- Original research article
- Open Access
Otolaryngology exposure in a longitudinal integrated clerkship setting
Journal of Otolaryngology - Head & Neck Surgery volume 46, Article number: 51 (2017)
Although 20–40% of primary care complaints are Otolaryngology-Head and Neck Surgery (OtoHNS) related, little emphasis is placed on OtoHNS instruction at the undergraduate medical education level. An OtoHNS clerkship rotation is not required at most Canadian medical schools. Furthermore, at institutions offering an OtoHNS rotation, less than 20% of students are able to complete a placement. Given that a large percentage of medical students in Canada will pursue primary care as a career, there remains a gap in providing OtoHNS clinical training. During the longitudinal integrated clerkship at the Northern Ontario School of Medicine (NOSM), students are assigned to one of 14 sites, and not all have access to an otolaryngologist. This study looks to quantify the level of exposure students are receiving in OtoHNS at NOSM and to assess their comfort level with diagnosing and treating common otolaryngologic conditions.
A structured 13-item survey was administered to second, third and fourth year medical students at NOSM.
A majority (67.9%) of medical students surveyed had not observed an otolaryngologist. Furthermore, most students (90.6%) reported receiving very little OtoHNS classroom based and clinical instruction during medical school.
A discrepancy exists between the quantity and breadth of OtoHNS training received in undergraduate medical education and the volume of OtoHNS encounters in primary care practice. Although geographic dissemination of students in the distributed learning model may be a challenge, strategies such as standardized objectives and supplemental electronic resources may serve to solidify clinical knowledge.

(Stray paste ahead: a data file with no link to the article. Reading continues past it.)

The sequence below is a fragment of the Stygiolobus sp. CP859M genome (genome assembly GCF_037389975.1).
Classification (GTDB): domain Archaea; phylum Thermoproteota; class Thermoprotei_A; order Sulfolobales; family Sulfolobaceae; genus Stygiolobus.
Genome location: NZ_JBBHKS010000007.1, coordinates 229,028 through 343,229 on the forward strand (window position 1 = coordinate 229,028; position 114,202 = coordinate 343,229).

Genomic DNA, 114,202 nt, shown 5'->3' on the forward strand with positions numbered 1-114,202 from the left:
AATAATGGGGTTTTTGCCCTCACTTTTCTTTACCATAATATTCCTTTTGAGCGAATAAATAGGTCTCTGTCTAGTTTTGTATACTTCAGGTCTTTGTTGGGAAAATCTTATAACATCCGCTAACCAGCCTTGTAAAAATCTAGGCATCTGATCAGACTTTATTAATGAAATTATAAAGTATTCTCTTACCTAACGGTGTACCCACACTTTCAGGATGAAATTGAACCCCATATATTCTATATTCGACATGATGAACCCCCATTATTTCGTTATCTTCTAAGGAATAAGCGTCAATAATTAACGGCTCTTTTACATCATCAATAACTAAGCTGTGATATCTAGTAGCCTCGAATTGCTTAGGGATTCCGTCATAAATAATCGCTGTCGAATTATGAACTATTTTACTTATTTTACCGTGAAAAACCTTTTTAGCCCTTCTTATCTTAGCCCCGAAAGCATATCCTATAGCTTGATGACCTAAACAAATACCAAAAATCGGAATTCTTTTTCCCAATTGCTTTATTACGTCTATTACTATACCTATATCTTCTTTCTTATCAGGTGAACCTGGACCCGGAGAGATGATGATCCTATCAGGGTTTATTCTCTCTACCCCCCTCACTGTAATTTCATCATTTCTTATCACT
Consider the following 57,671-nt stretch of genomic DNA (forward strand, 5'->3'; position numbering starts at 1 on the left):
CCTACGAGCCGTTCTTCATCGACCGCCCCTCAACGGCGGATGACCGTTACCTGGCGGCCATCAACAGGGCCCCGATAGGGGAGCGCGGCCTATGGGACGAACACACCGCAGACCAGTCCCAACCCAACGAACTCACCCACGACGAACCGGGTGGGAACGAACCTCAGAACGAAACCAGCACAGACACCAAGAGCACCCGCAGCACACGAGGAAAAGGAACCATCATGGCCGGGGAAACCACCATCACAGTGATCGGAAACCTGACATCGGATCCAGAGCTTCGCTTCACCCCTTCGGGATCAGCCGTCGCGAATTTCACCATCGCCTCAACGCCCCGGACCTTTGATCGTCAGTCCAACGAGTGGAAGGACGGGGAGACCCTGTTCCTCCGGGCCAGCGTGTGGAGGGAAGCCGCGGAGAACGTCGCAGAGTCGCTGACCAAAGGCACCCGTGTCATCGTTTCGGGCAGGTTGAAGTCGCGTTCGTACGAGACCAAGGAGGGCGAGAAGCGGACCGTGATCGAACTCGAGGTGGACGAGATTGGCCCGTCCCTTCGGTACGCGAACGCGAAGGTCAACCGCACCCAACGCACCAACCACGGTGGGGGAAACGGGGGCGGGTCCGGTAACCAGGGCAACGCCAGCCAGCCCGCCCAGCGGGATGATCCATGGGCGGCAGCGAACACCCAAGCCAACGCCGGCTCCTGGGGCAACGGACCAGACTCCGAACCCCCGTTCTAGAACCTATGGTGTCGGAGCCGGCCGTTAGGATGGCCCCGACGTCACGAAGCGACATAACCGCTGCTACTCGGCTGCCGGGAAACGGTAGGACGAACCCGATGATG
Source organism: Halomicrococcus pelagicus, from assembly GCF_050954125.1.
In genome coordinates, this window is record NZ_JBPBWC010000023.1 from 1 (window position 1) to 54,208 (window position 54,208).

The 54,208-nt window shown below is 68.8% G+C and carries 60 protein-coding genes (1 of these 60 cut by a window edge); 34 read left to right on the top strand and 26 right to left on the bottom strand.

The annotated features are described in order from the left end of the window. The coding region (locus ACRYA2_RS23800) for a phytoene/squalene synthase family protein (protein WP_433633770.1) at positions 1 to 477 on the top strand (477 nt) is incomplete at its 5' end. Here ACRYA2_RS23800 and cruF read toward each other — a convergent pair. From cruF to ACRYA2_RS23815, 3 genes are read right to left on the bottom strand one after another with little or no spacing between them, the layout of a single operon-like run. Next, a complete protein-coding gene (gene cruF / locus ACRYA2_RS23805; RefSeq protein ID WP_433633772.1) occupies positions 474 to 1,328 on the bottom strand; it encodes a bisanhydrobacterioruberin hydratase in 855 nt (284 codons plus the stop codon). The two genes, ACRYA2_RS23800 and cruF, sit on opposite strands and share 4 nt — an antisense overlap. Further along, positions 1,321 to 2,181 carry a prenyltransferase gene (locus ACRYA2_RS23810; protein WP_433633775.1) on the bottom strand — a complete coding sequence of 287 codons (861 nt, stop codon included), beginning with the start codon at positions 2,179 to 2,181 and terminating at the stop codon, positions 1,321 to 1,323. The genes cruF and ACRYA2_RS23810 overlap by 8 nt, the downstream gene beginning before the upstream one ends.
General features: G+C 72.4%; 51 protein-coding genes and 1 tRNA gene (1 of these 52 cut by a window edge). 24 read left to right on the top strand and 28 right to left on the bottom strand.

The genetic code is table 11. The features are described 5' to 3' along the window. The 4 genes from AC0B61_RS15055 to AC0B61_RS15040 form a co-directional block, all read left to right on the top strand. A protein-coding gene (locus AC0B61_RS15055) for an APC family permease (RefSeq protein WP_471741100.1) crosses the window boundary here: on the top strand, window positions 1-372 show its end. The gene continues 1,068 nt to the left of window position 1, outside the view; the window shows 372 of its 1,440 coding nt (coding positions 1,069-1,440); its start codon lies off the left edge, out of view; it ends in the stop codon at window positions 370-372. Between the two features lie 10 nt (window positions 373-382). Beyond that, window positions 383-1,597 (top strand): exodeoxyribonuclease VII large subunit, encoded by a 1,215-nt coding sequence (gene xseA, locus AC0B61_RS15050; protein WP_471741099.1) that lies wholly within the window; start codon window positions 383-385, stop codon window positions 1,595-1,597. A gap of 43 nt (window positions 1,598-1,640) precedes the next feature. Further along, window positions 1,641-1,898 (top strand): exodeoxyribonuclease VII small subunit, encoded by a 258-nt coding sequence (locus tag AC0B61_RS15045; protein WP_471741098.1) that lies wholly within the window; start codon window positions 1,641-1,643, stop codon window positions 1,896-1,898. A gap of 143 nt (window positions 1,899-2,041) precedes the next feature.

Problems related to the ear, nose and throat are frequently encountered across a variety of medical disciplines. In primary care, these conditions represent up to 25% of the practice workload . Notwithstanding the quantity of otolaryngologic concerns, it is generally underrepresented in undergraduate medical education (UME) [2,3,4,5]. Furthermore, a recent review found that the majority of final year medical students and junior doctors in the United Kingdom are not confident in managing patients with common Otolaryngology-Head and Neck Surgery (OtoHNS) problems .
In Canada, the OtoHNS curriculum is not standardized across medical schools [5, 7]. There is currently great variability in the organization of teaching blocks and clerkship opportunities , such that the majority of Canadian medical students are never exposed to a clinical rotation in OtoHNS as part of their training . Adequate exposure may present an increased challenge in a longitudinal integrated clerkship (LIC) model where not all 14 sites have access to an otolaryngologist. The Northern Ontario School of Medicine (NOSM) in Canada is the first medical school in which all students undertake LIC clinical training within a programme known as the Comprehensive Community Clerkship (CCC) [8, 9]. The Northern Ontario School of Medicine remains the only Canadian medical school that requires all students to complete their third year clinical training this way. Beyond specialist availability, students are also limited in their OtoHNS exposure due to the limited time allotted for specialty placements in this curriculum model.
Longitudinal integrated clerkships afford students the opportunity to develop meaningful therapeutic relationships with patients and trusting, collegial relationships with their preceptors [10,11,12,13,14]. Graduates of LIC clinical training have been shown to perform as well as their peers in traditional rotation-based programs [13, 15]. Advantages of a LIC include improved academic results, [16,17,18] enhanced patient-centredness, [16, 17] and more meaningful learning relationships [8, 19]. Compared to traditional rotation based clerkships in tertiary hospital settings, medical students in a LIC have increased exposure to core clinical conditions .
This study looks to quantify the level of OtoHNS exposure students are receiving in a LIC model, and to assess their comfort level with diagnosing and treating common otolaryngologic conditions.
Ethics approval was obtained from both Laurentian University and Lakehead University for this cross-sectional survey design study.
Inclusion criteria were undergraduate medical students at NOSM currently enrolled in years 2–4 of the program.